Such changes would result in a more stable equalization calculation, more accurate assessment of those “reasonably comparable services”, greater opportunities for increased provincial fiscal capacity and a greater dependence by the provinces on “own source” revenue. The goal must be to supply the incentives necessary to urge lagging economies to approach the national average and thereby lower the demands on equalization, benefiting all Canadians.
Boessenkool reinforces the argument to remove nonrenewable natural resources from the equalization formula. As he puts it, “This is a win-win situation: we could reduce the overall cost of equalization, put more money into the hands of the provinces long-term and promote expanded self-sufficiency. At the same time, we would simplify the current formula, protect the federal treasury from the sometimes wild variations in resource prices and implement a true national, 10- province standard.”
Boessenkool argues that excluding nonrenewable natural resources from the equalization formula is the correct course of action for three reasons. First, equalization deals primarily with normalizing income streams. Returns from natural resource development should not be viewed as income but instead simply represent the transfer of an existing stock of wealth into another form. Second, the sale of this capital asset (the nonrenewable natural resource wealth) spurs the economy and generates income which is measured within the equalization system already – through increased personal, property and sales taxes. Removing the actual asset from equalization would eliminate the current double counting.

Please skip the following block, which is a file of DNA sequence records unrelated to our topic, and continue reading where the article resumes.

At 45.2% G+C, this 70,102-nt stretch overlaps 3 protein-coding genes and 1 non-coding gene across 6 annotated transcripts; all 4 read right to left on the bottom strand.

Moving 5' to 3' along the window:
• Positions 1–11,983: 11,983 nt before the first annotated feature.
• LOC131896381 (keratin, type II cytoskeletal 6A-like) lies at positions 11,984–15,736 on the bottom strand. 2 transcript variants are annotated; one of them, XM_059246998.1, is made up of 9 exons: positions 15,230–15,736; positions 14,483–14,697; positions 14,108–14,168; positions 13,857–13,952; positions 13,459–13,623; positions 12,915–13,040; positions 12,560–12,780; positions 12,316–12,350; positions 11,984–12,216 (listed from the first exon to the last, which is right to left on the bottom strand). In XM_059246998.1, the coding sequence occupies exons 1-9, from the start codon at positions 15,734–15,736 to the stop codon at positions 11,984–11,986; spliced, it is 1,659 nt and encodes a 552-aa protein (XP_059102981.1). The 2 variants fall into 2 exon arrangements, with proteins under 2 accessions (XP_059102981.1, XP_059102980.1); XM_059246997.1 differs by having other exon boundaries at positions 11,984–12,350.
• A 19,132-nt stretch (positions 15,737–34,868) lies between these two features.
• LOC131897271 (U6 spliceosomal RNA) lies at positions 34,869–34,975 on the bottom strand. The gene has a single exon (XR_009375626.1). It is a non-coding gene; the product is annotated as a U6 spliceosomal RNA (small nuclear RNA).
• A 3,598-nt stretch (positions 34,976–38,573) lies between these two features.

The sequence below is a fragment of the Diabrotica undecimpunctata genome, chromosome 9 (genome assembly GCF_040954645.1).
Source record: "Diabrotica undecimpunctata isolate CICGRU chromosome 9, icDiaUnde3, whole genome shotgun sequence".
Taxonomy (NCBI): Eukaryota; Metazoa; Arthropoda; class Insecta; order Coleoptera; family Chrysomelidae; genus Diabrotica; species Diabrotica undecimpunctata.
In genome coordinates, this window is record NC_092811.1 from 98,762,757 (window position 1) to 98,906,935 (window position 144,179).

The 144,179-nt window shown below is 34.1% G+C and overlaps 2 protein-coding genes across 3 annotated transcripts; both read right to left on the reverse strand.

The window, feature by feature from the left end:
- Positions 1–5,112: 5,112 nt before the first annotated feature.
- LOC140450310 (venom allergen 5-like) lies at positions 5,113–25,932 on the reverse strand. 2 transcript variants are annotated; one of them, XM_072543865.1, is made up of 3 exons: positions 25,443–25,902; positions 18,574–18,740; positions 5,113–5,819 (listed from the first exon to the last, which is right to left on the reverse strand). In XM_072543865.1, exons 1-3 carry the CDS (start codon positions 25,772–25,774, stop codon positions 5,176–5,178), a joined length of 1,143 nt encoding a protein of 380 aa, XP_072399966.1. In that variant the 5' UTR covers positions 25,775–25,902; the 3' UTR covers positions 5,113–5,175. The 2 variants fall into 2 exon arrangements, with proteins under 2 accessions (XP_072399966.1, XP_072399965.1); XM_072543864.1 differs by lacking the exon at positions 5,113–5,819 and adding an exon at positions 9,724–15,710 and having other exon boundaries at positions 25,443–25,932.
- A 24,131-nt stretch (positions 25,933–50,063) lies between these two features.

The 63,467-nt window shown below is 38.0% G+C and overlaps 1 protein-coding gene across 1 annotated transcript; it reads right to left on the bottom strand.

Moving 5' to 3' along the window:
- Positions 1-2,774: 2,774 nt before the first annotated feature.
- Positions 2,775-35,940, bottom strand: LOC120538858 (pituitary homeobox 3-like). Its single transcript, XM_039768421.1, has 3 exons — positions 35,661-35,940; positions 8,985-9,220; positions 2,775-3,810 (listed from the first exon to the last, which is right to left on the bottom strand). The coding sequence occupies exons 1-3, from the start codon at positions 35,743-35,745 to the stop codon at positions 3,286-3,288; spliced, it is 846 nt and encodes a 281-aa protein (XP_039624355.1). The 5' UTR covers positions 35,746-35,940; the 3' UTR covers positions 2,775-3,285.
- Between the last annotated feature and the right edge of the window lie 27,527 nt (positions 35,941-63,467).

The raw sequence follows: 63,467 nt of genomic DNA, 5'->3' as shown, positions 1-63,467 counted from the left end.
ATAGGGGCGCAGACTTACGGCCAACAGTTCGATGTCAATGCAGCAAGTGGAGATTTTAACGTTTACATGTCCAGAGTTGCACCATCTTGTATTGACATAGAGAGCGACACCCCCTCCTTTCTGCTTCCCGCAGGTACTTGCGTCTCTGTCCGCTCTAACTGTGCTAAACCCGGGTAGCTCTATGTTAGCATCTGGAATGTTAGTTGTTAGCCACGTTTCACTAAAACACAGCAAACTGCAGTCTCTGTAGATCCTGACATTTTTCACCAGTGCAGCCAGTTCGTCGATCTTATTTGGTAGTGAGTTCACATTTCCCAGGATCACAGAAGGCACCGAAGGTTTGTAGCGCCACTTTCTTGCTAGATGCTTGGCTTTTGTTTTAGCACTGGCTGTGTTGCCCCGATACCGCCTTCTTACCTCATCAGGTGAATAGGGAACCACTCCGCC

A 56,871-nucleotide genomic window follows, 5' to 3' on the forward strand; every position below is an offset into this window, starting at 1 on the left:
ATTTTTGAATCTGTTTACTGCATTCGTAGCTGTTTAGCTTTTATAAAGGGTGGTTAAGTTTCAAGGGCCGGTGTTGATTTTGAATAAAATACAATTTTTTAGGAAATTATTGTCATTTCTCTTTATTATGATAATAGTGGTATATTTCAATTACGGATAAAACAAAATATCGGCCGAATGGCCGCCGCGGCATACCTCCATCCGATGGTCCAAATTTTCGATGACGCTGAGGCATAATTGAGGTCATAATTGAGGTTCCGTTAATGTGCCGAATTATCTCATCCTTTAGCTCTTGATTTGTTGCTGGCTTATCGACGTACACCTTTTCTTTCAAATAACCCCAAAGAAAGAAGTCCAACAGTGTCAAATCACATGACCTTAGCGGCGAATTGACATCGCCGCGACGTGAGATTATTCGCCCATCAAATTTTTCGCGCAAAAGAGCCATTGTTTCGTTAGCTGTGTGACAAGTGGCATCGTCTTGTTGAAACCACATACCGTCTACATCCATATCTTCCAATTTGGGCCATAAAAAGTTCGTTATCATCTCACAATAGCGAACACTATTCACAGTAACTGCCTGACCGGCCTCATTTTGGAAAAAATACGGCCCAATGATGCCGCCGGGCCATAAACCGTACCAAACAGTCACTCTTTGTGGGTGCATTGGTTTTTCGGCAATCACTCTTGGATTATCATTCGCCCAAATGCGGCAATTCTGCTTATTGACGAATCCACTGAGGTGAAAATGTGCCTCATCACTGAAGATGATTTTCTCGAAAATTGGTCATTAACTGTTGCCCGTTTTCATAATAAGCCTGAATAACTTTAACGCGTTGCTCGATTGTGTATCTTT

Finally, and most importantly, removing nonrenewable natural resources form the equalization formula would eliminate the tax back on increased provincial revenues and eliminate the disincentive for exploration and development. This change would promote the timely development of resources and increase provincial self-sufficiency, reducing future demands on equalization and delivering a measurable return to all Canadians.
These studies demonstrate unequivocally that the current debate about fixing equalization is focusing on the wrong issues. Provincial finance ministers and others try to cast the debate in terms of getting more federal revenue for provincial coffers. The real question is how can equalization be reformed so as to spur provincial economic development allowing the provinces to have more of their own revenue and be less dependent on transfers.
The work is also extremely timely, given that politicians of all political persuasions have been calling for major equalization reform in the lead-up to the program’s renegotiation when the current agreement expires in March 2004.
These papers mark the launch of two new AIMS series called The Equalization Papers and The Oil and Gas Papers of which the Institute’s President, Brian Lee Crowley, will be the editor.
For further information, contact:
Roland T. Martin, 902-835-8795
Kenneth J. Boessenkool, 403-514-4115
Brian Lee Crowley, President, AIMS, 902-499-1998